Several analysts, including Mike Schmitt and Liis Vihul at Just Security and Arun Sukumar at Lawfare, have highlighted (here and here) the collapse of the 2017 Group of Government Experts on Developments in the Field of Information and Telecommunications in the Context of International Security (GGE). The GGE was unable to reach consensus on a report that would have advanced the conversation about the ways in which international law applies to cyber activities. In the wake of this failure, Homeland Security Adviser Tom Bossert indicated that the U.S. government plans to work with smaller groups of like-minded partners to develop and shape cyber norms. This seems like a reasonable approach, but there are steps the United States can pursue unilaterally as well. In particular, the Department of Justice and the FBI should continue to assertively investigate and indict individuals—including state actors—who engage in cyber activities that the U.S. Government ultimately would like to see the international community characterize as wrongful.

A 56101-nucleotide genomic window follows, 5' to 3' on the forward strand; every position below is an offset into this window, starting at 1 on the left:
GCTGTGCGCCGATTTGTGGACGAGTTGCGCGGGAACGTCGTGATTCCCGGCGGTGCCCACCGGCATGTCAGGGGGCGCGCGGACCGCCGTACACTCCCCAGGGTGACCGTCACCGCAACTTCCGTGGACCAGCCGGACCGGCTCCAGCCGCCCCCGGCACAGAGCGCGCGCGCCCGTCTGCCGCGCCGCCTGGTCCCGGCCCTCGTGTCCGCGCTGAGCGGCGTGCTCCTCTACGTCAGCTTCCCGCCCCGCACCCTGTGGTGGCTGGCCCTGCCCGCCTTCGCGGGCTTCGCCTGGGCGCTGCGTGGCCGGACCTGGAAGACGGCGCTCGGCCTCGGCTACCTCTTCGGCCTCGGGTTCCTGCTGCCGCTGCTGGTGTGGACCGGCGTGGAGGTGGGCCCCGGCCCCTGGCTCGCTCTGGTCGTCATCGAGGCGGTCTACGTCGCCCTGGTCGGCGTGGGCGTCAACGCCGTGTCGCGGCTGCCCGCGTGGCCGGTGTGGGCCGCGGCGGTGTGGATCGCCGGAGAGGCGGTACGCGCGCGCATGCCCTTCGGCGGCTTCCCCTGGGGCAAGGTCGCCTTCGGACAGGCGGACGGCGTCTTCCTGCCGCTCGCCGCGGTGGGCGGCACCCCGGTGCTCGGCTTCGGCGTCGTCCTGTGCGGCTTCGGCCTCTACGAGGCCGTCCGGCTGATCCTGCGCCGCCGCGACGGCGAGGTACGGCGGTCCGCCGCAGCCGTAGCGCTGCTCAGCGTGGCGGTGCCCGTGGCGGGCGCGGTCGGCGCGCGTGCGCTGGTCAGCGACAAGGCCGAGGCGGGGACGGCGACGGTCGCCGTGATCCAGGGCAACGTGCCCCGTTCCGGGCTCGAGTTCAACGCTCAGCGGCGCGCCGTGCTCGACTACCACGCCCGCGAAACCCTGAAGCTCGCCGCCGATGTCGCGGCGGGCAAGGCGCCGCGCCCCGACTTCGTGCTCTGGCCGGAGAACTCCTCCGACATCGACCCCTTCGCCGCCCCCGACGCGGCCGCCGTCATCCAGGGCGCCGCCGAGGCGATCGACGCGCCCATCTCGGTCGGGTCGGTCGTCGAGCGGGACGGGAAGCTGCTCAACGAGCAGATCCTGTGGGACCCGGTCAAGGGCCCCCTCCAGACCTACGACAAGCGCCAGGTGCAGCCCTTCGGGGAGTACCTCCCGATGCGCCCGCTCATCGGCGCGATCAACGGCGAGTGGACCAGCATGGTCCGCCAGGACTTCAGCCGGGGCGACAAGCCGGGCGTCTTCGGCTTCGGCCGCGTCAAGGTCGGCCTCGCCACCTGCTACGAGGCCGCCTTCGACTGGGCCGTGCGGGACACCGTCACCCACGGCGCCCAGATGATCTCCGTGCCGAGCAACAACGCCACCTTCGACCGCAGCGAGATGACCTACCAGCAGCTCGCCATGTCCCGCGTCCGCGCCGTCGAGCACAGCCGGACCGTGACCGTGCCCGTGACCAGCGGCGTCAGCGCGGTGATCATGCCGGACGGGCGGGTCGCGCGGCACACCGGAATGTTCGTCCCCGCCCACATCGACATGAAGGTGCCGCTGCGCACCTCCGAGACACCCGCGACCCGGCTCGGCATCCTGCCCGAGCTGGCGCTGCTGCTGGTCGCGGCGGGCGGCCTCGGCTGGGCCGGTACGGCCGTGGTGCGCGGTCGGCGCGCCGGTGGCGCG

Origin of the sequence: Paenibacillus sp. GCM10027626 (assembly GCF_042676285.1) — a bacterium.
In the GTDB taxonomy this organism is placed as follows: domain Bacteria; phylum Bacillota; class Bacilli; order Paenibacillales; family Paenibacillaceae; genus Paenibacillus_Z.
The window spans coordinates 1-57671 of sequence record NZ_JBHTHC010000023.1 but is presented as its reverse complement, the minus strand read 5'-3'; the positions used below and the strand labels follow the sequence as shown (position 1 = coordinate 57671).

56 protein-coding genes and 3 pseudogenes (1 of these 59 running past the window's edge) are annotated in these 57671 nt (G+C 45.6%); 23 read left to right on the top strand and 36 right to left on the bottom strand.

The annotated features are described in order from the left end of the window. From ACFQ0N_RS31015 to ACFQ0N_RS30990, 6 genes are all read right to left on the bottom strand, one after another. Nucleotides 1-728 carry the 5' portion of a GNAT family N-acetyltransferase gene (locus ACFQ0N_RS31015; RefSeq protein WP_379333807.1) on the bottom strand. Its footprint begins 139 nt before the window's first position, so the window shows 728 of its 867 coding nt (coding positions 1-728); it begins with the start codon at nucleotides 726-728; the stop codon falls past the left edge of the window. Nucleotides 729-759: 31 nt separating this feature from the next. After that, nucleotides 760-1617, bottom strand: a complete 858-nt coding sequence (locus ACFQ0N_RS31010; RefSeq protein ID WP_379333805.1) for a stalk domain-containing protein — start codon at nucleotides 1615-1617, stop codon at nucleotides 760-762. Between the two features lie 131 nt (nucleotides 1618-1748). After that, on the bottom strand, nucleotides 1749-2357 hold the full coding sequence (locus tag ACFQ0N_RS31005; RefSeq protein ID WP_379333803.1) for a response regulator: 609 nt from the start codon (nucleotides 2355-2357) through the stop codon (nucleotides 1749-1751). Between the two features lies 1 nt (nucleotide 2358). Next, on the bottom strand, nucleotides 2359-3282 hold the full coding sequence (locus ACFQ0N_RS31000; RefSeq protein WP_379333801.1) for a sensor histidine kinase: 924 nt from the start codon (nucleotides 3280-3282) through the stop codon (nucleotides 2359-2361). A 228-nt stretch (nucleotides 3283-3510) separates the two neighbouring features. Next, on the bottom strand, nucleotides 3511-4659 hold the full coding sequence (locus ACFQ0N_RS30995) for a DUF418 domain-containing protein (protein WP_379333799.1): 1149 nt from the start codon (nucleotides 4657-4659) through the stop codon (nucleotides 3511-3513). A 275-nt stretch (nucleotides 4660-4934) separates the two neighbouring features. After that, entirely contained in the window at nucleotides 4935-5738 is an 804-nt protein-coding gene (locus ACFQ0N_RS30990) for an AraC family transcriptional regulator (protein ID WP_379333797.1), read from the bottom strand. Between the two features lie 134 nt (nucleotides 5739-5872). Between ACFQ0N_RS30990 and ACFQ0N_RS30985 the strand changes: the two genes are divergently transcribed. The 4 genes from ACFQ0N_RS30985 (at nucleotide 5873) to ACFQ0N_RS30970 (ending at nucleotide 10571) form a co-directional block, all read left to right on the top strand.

Ashley S. Deeks, Moving Forward on Cyber Norms, Domestically, Lawfare (July 10, 2017).